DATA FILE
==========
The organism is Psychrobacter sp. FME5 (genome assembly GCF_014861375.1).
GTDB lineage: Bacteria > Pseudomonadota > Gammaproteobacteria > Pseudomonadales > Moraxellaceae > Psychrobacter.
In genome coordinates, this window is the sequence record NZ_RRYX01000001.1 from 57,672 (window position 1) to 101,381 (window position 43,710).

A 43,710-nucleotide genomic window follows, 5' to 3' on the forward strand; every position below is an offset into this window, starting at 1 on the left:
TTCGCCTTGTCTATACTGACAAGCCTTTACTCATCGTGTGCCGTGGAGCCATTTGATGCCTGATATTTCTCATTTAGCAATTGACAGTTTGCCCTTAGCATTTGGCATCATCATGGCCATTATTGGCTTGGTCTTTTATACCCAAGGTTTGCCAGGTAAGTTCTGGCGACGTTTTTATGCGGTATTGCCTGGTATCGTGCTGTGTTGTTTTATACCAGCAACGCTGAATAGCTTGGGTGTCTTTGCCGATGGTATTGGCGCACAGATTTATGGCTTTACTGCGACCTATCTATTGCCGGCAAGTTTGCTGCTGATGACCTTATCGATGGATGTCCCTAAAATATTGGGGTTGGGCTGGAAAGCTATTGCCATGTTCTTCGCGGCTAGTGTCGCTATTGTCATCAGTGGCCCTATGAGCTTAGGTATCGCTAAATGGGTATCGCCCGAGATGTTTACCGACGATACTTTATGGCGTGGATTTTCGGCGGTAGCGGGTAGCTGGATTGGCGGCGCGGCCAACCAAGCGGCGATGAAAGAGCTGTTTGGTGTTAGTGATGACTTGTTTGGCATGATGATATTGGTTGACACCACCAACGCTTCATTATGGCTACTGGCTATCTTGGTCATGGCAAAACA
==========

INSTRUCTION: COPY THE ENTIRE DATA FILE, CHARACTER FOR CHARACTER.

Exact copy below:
The organism is Psychrobacter sp. FME5 (genome assembly GCF_014861375.1).
GTDB lineage: Bacteria > Pseudomonadota > Gammaproteobacteria > Pseudomonadales > Moraxellaceae > Psychrobacter.
In genome coordinates, this window is the sequence record NZ_RRYX01000001.1 from 57,672 (window position 1) to 101,381 (window position 43,710).

A 43,710-nucleotide genomic window follows, 5' to 3' on the forward strand; every position below is an offset into this window, starting at 1 on the left:
TTCGCCTTGTCTATACTGACAAGCCTTTACTCATCGTGTGCCGTGGAGCCATTTGATGCCTGATATTTCTCATTTAGCAATTGACAGTTTGCCCTTAGCATTTGGCATCATCATGGCCATTATTGGCTTGGTCTTTTATACCCAAGGTTTGCCAGGTAAGTTCTGGCGACGTTTTTATGCGGTATTGCCTGGTATCGTGCTGTGTTGTTTTATACCAGCAACGCTGAATAGCTTGGGTGTCTTTGCCGATGGTATTGGCGCACAGATTTATGGCTTTACTGCGACCTATCTATTGCCGGCAAGTTTGCTGCTGATGACCTTATCGATGGATGTCCCTAAAATATTGGGGTTGGGCTGGAAAGCTATTGCCATGTTCTTCGCGGCTAGTGTCGCTATTGTCATCAGTGGCCCTATGAGCTTAGGTATCGCTAAATGGGTATCGCCCGAGATGTTTACCGACGATACTTTATGGCGTGGATTTTCGGCGGTAGCGGGTAGCTGGATTGGCGGCGCGGCCAACCAAGCGGCGATGAAAGAGCTGTTTGGTGTTAGTGATGACTTGTTTGGCATGATGATATTGGTTGACACCACCAACGCTTCATTATGGCTACTGGCTATCTTGGTCATGGCAAAACA